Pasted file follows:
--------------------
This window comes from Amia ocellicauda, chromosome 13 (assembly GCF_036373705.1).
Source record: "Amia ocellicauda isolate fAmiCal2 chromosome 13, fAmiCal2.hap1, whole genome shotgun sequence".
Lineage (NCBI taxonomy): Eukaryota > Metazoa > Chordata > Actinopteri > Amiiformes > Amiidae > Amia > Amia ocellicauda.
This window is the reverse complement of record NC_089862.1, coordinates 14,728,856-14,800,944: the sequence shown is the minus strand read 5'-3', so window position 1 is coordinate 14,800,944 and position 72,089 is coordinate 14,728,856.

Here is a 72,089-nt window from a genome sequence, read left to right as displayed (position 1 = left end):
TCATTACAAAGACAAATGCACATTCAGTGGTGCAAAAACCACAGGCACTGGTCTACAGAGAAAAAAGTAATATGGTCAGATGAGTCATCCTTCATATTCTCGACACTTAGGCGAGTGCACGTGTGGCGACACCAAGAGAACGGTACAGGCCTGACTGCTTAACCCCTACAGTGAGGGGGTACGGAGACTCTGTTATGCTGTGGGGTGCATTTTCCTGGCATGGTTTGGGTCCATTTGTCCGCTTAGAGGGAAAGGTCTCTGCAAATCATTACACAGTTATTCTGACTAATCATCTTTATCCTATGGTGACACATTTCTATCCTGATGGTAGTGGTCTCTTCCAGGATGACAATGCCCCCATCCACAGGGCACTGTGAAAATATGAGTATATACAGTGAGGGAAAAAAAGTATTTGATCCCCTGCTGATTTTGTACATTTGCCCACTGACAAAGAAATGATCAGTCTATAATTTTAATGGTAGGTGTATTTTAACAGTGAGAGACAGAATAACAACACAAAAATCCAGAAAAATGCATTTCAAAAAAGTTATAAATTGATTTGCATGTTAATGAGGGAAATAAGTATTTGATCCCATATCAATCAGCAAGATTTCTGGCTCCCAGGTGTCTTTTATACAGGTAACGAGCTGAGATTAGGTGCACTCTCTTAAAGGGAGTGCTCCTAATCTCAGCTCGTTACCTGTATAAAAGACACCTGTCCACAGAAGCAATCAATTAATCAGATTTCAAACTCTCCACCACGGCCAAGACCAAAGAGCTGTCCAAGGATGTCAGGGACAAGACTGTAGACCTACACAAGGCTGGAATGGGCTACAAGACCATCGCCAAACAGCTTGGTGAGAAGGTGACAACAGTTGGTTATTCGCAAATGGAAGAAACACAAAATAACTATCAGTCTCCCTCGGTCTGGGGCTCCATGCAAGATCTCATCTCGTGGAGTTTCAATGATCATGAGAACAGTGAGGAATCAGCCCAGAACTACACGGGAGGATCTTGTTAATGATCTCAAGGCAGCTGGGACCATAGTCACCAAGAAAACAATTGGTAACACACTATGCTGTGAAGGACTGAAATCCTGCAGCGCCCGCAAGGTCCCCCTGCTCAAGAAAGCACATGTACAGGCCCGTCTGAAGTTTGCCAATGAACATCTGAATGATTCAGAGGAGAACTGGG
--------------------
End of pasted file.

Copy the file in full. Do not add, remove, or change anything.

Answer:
This window comes from Amia ocellicauda, chromosome 13 (assembly GCF_036373705.1).
Source record: "Amia ocellicauda isolate fAmiCal2 chromosome 13, fAmiCal2.hap1, whole genome shotgun sequence".
Lineage (NCBI taxonomy): Eukaryota > Metazoa > Chordata > Actinopteri > Amiiformes > Amiidae > Amia > Amia ocellicauda.
This window is the reverse complement of record NC_089862.1, coordinates 14,728,856-14,800,944: the sequence shown is the minus strand read 5'-3', so window position 1 is coordinate 14,800,944 and position 72,089 is coordinate 14,728,856.

Here is a 72,089-nt window from a genome sequence, read left to right as displayed (position 1 = left end):
TCATTACAAAGACAAATGCACATTCAGTGGTGCAAAAACCACAGGCACTGGTCTACAGAGAAAAAAGTAATATGGTCAGATGAGTCATCCTTCATATTCTCGACACTTAGGCGAGTGCACGTGTGGCGACACCAAGAGAACGGTACAGGCCTGACTGCTTAACCCCTACAGTGAGGGGGTACGGAGACTCTGTTATGCTGTGGGGTGCATTTTCCTGGCATGGTTTGGGTCCATTTGTCCGCTTAGAGGGAAAGGTCTCTGCAAATCATTACACAGTTATTCTGACTAATCATCTTTATCCTATGGTGACACATTTCTATCCTGATGGTAGTGGTCTCTTCCAGGATGACAATGCCCCCATCCACAGGGCACTGTGAAAATATGAGTATATACAGTGAGGGAAAAAAAGTATTTGATCCCCTGCTGATTTTGTACATTTGCCCACTGACAAAGAAATGATCAGTCTATAATTTTAATGGTAGGTGTATTTTAACAGTGAGAGACAGAATAACAACACAAAAATCCAGAAAAATGCATTTCAAAAAAGTTATAAATTGATTTGCATGTTAATGAGGGAAATAAGTATTTGATCCCATATCAATCAGCAAGATTTCTGGCTCCCAGGTGTCTTTTATACAGGTAACGAGCTGAGATTAGGTGCACTCTCTTAAAGGGAGTGCTCCTAATCTCAGCTCGTTACCTGTATAAAAGACACCTGTCCACAGAAGCAATCAATTAATCAGATTTCAAACTCTCCACCACGGCCAAGACCAAAGAGCTGTCCAAGGATGTCAGGGACAAGACTGTAGACCTACACAAGGCTGGAATGGGCTACAAGACCATCGCCAAACAGCTTGGTGAGAAGGTGACAACAGTTGGTTATTCGCAAATGGAAGAAACACAAAATAACTATCAGTCTCCCTCGGTCTGGGGCTCCATGCAAGATCTCATCTCGTGGAGTTTCAATGATCATGAGAACAGTGAGGAATCAGCCCAGAACTACACGGGAGGATCTTGTTAATGATCTCAAGGCAGCTGGGACCATAGTCACCAAGAAAACAATTGGTAACACACTATGCTGTGAAGGACTGAAATCCTGCAGCGCCCGCAAGGTCCCCCTGCTCAAGAAAGCACATGTACAGGCCCGTCTGAAGTTTGCCAATGAACATCTGAATGATTCAGAGGAGAACTGGG